This piece first appeared on Women’s Running.

Your core is a powerhouse. Think of your middle—abs, back and hips—as the center of your movement. To run efficiently (i.e., faster with less effort), your center must be stabilized while your arms and legs propel you forward.

A tough core is the key to a strong center. Weak core muscles create unnecessary work for other parts of your body—which is wasted energy that delays you from tapping into your true runner potential.

Translation? A  muscular midsection is crucial to becoming your most efficient  runner self. Training your core will help you nail a new PR—and give you some enviable abs.

If you’ve neglected your middle in the past, make it your first priority before you head out for a run. These body-weight-only exercises make it easy—with static, rotary and dynamic stabilization. This session takes only a few minutes—so you’re out of excuses!

Two to three times a week, do one exercise from each category (static, rotary and dynamic) before heading out for a run.

What About Crunches and Sit-Ups?

Research done by Dr. Stuart McGill, a professor of spine biomechanics, shows that crunches may contribute to back injuries—and that stabilizing exercises (where your spine remains straight) are actually more effective at activating the abs. This is especially true for runners, who need to have the strength to stabilize their core while quickly moving their legs and arms to propel themselves forward.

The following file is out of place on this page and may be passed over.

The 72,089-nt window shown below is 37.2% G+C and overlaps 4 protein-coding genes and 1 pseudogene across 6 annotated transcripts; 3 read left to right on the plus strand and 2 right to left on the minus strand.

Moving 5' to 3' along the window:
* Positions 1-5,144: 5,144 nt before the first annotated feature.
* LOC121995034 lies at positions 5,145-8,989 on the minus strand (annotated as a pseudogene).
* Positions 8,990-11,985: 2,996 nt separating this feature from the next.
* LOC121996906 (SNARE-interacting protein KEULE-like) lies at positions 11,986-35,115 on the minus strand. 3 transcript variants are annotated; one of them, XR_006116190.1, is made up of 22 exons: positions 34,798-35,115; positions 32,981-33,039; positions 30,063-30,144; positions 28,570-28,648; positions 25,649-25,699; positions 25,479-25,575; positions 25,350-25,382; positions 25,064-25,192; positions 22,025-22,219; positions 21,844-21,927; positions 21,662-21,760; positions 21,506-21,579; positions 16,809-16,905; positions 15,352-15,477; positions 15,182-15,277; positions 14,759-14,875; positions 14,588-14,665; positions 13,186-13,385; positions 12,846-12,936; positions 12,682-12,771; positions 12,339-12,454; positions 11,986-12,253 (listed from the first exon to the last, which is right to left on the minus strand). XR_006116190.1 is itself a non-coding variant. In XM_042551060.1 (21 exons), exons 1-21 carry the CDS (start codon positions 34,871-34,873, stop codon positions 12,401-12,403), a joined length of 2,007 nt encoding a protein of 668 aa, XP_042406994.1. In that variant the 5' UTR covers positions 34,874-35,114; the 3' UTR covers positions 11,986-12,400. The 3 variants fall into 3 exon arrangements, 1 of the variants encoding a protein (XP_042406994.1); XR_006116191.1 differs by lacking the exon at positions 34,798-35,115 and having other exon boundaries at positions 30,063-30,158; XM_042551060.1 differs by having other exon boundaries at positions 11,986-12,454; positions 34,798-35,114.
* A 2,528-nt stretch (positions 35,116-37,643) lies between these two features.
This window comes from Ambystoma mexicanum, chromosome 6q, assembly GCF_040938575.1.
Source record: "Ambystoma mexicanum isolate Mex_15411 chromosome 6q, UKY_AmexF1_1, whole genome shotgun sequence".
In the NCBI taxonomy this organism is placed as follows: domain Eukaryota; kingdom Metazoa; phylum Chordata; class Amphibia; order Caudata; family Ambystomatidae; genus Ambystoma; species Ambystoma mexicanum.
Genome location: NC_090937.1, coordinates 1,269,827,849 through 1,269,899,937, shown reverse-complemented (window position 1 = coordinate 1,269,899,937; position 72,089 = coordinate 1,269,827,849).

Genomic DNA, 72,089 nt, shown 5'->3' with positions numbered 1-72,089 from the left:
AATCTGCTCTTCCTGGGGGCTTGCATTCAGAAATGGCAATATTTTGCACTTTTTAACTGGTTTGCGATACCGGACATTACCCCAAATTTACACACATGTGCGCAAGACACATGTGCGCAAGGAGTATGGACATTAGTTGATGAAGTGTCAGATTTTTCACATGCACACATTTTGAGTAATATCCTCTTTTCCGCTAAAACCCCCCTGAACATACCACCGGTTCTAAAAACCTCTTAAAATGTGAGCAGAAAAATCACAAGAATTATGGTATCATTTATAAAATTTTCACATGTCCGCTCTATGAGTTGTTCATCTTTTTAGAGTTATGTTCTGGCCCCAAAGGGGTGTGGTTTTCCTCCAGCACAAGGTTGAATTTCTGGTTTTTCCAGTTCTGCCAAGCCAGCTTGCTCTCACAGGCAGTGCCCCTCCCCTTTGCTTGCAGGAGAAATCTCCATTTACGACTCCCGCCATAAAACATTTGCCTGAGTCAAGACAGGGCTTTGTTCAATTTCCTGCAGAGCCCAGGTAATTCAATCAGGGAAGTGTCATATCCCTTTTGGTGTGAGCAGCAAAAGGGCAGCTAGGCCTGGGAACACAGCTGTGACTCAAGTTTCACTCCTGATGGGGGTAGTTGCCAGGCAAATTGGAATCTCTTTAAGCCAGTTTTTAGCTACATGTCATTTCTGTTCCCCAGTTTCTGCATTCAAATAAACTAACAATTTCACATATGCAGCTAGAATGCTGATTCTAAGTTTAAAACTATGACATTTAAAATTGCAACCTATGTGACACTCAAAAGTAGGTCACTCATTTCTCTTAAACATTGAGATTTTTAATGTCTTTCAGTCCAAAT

The 3 Types of Core Exercises

STATIC: Hold Still. Starting with a static exercise teaches your body to stabilize. By bracing your core muscles without movement you build that strength. Choose one from this category before your run.

ROTARY: Add a Twist. When you run, you’re propelling yourself by  moving the opposite arm and leg to create  rotational force across your body. Rotary exercises help you make that movement more efficient. Choose one from this category before your run.

DYNAMIC: Go Full Body. By performing dynamic exercises, you will be able to swing your arms and legs without letting your body move too so that you have a stable center for your movement to come from. Choose one from this category before your run.

Here are examples of all three types:

Static: Plank
Static: Side Plank
Rotary: Russian Twist
Rotary: T-Stabilization
Dynamic: Bird Dog
Dynamic: Mountain Climber
Dynamic: Dead Bug